Tuesday, June 07, 2005

Educational Value

from "The Black Album," by Hanif Kureishi

Serious reading required dedication. Who, now, believed it did them good? And how many people knew a book as they knew "Blonde on Blonde," "Annie Hall," or Prince, even? Could literature connect a generation in the same way? Some exceptional students would read hard books; most wouldn't, and they weren't fools.

The music her students liked, how they danced, their clothes and language, it was theirs, a living way. She tried to enter it, extend it, ask questions. It wasn't a pleasure telling people that culture would benefit them, particularly if they couldn't see what it was for. As it was, they were constantly being informed of their inferiority. Many of them regarded the white elite culture as self-decieving and hypocritical. For some this was an excuse for laziness. With others it was genuine: they didn't want to find the culture that put them down profound.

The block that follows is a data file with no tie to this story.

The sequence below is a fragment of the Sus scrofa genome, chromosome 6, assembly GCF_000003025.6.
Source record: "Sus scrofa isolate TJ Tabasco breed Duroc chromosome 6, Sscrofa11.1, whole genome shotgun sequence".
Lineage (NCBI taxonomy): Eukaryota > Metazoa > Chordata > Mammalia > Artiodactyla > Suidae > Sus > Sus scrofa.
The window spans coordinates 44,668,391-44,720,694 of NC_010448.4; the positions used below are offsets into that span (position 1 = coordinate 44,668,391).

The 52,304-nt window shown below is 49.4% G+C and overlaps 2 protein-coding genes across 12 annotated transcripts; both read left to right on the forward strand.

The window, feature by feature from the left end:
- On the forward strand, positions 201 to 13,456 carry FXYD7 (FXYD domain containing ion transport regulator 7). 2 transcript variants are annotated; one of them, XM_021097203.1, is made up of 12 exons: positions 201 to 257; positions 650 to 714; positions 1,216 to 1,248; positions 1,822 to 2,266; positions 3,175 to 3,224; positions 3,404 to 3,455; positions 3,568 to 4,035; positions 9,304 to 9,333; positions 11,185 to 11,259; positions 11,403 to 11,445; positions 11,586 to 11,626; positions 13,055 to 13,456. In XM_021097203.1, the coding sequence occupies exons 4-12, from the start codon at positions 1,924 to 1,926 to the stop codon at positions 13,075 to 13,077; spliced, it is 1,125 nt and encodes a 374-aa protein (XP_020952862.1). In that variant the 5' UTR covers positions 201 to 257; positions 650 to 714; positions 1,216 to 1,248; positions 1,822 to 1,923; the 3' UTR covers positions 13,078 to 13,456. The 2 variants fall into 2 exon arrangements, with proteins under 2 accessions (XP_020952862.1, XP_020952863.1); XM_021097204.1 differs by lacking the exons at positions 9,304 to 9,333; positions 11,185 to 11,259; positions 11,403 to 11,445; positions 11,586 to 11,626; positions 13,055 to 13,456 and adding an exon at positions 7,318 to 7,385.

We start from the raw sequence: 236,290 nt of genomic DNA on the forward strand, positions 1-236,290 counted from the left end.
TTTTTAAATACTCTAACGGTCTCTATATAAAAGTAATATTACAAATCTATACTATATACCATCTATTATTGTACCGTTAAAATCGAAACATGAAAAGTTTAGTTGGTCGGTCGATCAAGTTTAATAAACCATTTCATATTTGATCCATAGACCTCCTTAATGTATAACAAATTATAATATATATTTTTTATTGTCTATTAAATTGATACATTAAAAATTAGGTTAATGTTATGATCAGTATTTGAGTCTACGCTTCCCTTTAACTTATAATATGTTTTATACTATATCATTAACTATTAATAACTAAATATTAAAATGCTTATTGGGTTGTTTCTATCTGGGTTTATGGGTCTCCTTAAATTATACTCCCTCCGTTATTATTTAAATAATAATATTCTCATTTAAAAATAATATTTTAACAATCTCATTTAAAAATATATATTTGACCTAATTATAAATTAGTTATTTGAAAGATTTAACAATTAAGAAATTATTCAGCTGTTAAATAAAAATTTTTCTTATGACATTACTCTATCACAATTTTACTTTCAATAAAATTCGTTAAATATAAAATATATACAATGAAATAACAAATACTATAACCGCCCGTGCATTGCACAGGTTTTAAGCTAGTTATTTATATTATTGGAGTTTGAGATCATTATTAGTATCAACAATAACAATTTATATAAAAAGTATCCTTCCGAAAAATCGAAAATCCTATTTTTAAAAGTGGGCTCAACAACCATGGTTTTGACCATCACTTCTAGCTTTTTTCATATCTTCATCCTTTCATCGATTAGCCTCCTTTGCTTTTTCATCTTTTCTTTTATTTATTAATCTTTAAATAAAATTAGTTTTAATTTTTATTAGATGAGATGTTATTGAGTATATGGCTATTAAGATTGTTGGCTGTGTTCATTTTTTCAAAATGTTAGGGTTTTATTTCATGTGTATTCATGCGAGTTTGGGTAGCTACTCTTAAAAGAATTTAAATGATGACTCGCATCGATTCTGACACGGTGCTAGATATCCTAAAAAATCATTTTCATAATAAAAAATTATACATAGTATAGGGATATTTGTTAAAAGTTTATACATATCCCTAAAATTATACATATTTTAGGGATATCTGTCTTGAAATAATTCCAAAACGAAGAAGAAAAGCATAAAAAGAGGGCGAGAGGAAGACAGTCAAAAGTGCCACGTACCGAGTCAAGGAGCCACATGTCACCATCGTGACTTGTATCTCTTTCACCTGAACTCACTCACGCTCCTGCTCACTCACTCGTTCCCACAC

from "Brain Candy" (a recent article in the New Yorker), by Malcolm Gladwell

One of the ongoing debates in the educational community, similarly, is over the value of homework. Meta-analysis of hundreds of studies done on the effects of homework shows that the evidence supporting the practise is, at best, modest. Homework seems to be most useful in high school and for subjects like math. At the elementary-school level, homework seems to be of marginal or no academic value. Its effects on discipline and personal responsibility is unproved. And the casual relation between high-school homework and achievement is unclear: it hasn't been firmly established whether spending more time on homework in high school makes you a better student or whether better students, finding homework more pleasurable, spend more time doing it.


Blogger fred burgess! said...

Ankush had this to say about this entry:

"I respected the subject of the post in which Gladwell was quoted. You neglected to mention, however, that not only was the article you quoted not about homework -- which suggests, to put it mildly, that the passage you quoted was probably not thoroughly vetted by his editors -- but that very recently Gladwell had been called out on the validity of his inferences from social science data by, well, scientists. As far as I'm concerned, don't feed the animals."

11:50 AM  

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